Workers at Volkswagen's car factory in Chattanooga, Tennessee, will vote on whether to organize and join the United Auto Workers Union on April 29 and April 30.
When the UAW made a push to organize the plant's eligible assembly line workers in 2014, the effort narrowly failed 712-626. The UAW did manage to organize skilled trade laborers after they voted in favor of organizing in 2015.
This time, The Commercial Appeal reported Tuesday, the UAW feels that a changed national political climate in Washington, D.C., and at the Tennessee state capitol in Nashville may give it the support it needs.
Brian Rothenberg, a spokesman for the Detroit-based union, said the Chattanooga workers made the decision to call for the vote. A group of workers have filed a petition with the National Labor Relations Board to hold a vote to unionize on April 29 and 30 where 1,700 workers will decide the future. U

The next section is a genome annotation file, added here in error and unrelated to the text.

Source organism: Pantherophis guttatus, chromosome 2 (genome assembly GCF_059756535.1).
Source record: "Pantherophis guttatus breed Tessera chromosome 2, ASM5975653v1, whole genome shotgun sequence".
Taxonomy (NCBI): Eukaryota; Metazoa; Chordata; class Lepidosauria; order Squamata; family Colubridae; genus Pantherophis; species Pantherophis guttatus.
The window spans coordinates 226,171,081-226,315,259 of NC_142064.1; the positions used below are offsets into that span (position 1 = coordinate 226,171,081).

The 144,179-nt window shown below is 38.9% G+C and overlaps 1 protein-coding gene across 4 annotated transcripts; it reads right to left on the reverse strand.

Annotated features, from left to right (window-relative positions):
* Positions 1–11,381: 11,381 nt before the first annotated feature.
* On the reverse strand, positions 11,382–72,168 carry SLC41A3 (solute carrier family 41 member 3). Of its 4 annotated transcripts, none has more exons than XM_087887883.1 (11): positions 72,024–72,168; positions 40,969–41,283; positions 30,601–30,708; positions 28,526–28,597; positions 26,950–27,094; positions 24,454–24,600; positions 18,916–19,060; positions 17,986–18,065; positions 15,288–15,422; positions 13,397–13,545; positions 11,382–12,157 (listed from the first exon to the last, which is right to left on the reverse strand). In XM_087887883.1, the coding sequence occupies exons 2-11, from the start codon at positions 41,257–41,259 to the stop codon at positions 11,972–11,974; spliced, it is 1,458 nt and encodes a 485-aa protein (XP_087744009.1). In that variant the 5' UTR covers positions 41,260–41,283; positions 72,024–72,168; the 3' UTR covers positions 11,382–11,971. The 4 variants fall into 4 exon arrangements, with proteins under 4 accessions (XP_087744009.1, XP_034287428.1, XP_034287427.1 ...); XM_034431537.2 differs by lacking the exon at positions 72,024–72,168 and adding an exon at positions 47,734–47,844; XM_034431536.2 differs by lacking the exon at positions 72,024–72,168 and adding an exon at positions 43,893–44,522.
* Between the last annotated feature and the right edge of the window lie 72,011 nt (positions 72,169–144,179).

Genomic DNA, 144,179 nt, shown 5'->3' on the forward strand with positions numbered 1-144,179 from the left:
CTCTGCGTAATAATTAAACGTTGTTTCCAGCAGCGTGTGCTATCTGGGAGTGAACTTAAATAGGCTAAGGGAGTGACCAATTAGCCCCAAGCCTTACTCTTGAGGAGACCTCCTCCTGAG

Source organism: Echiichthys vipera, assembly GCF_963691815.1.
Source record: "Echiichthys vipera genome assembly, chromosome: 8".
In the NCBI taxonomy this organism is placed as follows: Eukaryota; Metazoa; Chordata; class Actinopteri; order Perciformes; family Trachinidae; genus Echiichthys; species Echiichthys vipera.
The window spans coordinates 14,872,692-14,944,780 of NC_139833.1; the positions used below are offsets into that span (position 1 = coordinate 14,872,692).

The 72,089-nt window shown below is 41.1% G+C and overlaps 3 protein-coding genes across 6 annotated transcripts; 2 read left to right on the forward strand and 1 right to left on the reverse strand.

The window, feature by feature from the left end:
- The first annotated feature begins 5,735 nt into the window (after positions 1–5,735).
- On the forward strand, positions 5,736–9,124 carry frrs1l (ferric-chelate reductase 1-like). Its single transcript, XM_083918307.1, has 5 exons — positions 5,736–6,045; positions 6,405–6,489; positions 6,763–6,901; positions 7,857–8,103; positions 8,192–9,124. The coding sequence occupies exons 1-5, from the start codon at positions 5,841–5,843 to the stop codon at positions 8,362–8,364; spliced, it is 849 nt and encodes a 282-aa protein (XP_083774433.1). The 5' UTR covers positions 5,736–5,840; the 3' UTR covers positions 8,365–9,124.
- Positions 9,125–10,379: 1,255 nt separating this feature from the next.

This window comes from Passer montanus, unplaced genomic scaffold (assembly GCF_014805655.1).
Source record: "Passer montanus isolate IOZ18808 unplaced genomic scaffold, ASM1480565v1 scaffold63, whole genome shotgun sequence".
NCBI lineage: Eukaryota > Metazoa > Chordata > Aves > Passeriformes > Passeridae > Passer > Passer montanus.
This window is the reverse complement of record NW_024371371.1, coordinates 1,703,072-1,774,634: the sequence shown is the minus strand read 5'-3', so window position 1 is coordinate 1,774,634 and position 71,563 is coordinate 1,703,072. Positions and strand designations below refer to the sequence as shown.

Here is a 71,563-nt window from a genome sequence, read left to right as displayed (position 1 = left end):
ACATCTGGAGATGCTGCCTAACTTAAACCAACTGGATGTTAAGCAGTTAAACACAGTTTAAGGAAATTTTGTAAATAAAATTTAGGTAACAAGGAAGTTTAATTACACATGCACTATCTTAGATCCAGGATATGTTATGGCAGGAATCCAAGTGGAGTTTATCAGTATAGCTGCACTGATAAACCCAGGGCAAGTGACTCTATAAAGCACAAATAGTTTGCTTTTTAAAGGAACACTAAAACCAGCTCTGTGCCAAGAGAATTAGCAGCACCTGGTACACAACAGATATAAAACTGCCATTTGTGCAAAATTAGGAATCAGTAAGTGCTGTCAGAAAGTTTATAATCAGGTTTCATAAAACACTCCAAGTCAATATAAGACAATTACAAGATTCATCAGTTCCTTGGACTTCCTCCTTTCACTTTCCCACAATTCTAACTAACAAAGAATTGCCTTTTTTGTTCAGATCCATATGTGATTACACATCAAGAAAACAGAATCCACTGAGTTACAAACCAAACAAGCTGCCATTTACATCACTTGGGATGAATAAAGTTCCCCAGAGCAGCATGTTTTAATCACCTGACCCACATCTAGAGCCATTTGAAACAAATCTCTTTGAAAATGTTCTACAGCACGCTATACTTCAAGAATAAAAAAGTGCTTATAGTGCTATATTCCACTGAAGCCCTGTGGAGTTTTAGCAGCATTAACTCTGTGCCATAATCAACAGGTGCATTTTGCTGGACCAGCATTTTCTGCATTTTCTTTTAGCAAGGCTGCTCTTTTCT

President of UAW Local 42 Steve Cochran said the vote will be about "respect and consistency," not greater pay. The UAW alleges that VW managers make it difficult for workers to plan lives outside of work by taking hourly work away on short notice.
Local 42 represents VW Chattanooga's skilled trade laborers.
The UAW also wants a seat at the table to bring more work to the Tennessee plant as the automaker transitions toward electrified cars at the plant. Right now, the plant builds the Passat sedan and Atlas full-size crossover.
A total of 3,500 workers are employed at the plant, though the facility has excess assembly line capacity and could build more cars.